Setting up a virtual machine (VM) on Linux using open source software is the standard way of doing things, but on macOS it usually involves VMware Fusion or Boot Camp. QEMU is my favorite hypervisor and wanted to use it when I have to use macOS as well.
First, install a package manager like brew, then run
brew install qemu.
On Linux, QEMU is typically used in conjunction with the KVM framework. This is a Linux kernel specific framework that is not implemented on macOS, but it has a somewhat functionally equivalent called Hypervisor.Framework, which is implemented using the hvf code from Veertu Inc. This can be used using the following flag:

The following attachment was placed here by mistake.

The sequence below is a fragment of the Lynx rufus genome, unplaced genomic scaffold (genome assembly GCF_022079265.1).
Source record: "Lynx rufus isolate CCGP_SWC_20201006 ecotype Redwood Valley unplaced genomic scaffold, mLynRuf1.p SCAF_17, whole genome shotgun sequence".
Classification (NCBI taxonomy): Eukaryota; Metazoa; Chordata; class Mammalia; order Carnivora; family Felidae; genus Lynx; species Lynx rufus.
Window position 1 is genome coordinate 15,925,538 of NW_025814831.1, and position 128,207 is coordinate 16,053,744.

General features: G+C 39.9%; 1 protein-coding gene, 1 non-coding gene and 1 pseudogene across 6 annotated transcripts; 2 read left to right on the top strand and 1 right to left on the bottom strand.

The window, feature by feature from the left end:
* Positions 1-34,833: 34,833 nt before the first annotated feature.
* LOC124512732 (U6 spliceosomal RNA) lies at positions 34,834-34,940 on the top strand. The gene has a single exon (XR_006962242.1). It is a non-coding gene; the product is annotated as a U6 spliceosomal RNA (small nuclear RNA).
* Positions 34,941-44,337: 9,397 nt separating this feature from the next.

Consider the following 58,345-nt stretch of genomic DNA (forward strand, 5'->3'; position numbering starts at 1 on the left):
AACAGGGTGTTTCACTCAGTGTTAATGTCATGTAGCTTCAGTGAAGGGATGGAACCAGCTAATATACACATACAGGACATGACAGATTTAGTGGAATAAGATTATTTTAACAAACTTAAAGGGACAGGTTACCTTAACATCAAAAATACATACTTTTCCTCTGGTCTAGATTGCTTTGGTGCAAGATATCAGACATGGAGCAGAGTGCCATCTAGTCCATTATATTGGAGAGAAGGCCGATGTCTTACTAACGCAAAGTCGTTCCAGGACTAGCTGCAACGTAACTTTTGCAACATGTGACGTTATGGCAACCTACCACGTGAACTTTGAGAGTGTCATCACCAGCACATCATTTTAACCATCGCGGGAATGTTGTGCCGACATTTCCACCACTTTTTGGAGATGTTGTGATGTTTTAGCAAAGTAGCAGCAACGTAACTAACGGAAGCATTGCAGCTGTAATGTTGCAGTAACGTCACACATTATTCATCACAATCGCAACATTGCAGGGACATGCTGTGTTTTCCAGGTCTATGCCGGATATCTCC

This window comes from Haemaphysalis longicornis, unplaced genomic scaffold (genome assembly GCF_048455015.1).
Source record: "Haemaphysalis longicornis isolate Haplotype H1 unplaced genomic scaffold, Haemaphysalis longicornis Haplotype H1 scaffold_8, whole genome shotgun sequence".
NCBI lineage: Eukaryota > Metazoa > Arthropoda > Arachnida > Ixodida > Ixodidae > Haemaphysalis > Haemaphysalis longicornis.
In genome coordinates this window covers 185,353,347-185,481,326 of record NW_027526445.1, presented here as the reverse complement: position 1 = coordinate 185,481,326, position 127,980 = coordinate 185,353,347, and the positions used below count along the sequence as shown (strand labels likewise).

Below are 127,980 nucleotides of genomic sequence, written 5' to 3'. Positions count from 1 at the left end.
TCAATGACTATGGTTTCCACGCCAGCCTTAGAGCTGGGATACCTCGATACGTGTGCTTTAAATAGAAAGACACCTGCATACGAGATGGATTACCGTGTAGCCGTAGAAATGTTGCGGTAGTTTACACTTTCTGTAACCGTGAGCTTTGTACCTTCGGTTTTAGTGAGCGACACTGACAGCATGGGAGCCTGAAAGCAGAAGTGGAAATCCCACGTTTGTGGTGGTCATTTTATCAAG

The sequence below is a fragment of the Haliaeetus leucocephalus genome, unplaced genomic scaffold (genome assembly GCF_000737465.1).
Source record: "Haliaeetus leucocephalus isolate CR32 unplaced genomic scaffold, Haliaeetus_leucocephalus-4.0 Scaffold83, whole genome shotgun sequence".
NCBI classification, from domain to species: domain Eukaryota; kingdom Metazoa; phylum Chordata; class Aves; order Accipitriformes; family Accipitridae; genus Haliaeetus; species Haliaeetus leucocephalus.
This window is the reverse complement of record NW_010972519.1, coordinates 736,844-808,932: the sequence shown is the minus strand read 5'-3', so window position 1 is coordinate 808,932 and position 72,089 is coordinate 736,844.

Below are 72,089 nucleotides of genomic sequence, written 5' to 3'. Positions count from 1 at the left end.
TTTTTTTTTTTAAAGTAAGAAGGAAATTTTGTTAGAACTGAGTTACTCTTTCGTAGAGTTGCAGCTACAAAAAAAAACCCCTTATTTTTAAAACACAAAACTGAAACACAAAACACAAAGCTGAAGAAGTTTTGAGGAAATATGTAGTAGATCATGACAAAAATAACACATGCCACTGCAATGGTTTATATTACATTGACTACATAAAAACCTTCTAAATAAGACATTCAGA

-accel=hvf. It is missing some features, as documented on the QEMU wiki
Sharing files (but not clipboard)
For exchanging files, support for 9p file system was packaged in 2022 for Homebrew, so we can use this for exchanging files between the host and the guest operating system using the following configuration:
mount -t 9p -o trans=virtio Downloads /tmp/shared -oversion=9p2000.L,poxiacl,msize=104857600,cache=none
Ideally, this should be done using an entry in
Clipboard sharing would be convient but I have disabled this for security reasons because my personal purpose for this VM is CTF usage and running untrusted binaries. I use a shared file as a clipboard, which works fine for me personally.
Somehow I was unable to get bridged networking interfaces working, but I have not debugged this problem in depth. Using an adapter with NAT, accessing the internet works fine. This is done using the following flag:
On a macOS keyboard, the titlebar of QEMU VMs are a bit confusing. It says “press ctrl + alt + g to release Mouse”, but in practice this is control + option + g. Using a Linux VM on a MacBook is still very confusing to me when it comes to shortcuts.